UNC-Chapel Hill Study Asks: What Does God Look Like?

A team of psychologists from UNC-Chapel Hill ask Americans what they think God looks like


How Americans picture God ;
July 4, 2018 

Divinity is in the Eye of the Beholder

It appears the face of God is in the eye of the beholder. In a unique study, a team of psychologists at the University of North Carolina at Chapel Hill used a new technique to find out what American Christians think God looks like. Researchers showed 511 people hundreds of randomly varying face-pairs. They were told to select which face from each pair appeared more like how they imagined God to appear. By combining all of the selected faces, the team assembled the image you see above; a composite “face of God” that reflected how each person imagined God to appear.

Younger, More Feminine God

Throughout history, God has been portrayed as an old, wise, and powerful white-bearded Caucasian man. But the study found many Christians saw God as younger, more feminine and less Caucasian. Also, researchers found images of God tended to rely on politics. Liberals tended to see God as more feminine, younger and more loving. Conservatives saw God as more Caucasian and more powerful.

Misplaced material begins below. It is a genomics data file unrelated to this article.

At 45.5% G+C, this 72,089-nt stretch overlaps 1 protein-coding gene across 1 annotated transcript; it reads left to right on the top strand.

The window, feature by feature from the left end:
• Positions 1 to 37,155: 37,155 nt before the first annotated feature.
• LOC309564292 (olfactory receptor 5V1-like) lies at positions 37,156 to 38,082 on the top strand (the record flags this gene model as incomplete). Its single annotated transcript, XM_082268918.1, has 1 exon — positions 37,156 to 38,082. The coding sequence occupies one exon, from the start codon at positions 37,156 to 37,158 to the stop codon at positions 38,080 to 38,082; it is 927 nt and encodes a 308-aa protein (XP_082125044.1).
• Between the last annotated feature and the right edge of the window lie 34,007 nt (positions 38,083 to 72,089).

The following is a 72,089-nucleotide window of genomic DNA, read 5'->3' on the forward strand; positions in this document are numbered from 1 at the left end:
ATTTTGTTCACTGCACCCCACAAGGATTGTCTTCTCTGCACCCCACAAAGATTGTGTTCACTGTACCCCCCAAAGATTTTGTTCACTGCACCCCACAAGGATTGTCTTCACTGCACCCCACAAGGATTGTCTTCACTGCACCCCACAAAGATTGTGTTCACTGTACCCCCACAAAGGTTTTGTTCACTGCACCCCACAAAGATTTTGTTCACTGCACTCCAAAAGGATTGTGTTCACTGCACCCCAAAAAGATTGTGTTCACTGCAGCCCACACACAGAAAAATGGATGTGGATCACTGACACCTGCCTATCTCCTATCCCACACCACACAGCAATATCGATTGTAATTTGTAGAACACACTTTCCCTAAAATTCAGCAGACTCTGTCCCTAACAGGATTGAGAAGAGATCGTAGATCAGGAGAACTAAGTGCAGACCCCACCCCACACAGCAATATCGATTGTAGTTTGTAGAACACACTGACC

“That may stem from the types of societies liberals and conservatives want,” suggests Joshua Conrad Jackson, the study’s lead author and a graduate student at UNC-Chapel Hill. “Past research shows conservatives desire a more well-ordered society which would be regulated by a powerful God. Liberals desire a more tolerant society, which suggests a more loving God.”

Egocentric Bias

The study found other parallels also. Images of God were tied to age (younger people believed in a younger looking God) and race (African Americans believed in a more African American looking God).

“People’s tendency to believe in a God that looks like them is consistent with an egocentric bias,” said Professor Kurt Gray, the study’s senior author and a psychology professor in the College of Arts and Sciences at UNC-Chapel Hill. “People often project their beliefs and traits onto others and God’s appearance is no different. God thinks like them and looks like them.” Gender did not factor into the image of God, men and women both believed in an equally masculine-looking God.

—Frank Graff 

Frank Graff is a producer/reporter with UNC-TV, focusing on Sci Tech Now North Carolina, a weekly science series that airs Tuesdays on UNC-TV. In addition to producing these special segments, Frank will provide additional information related to his stories through this North Carolina Science Now Reporter's Blog!

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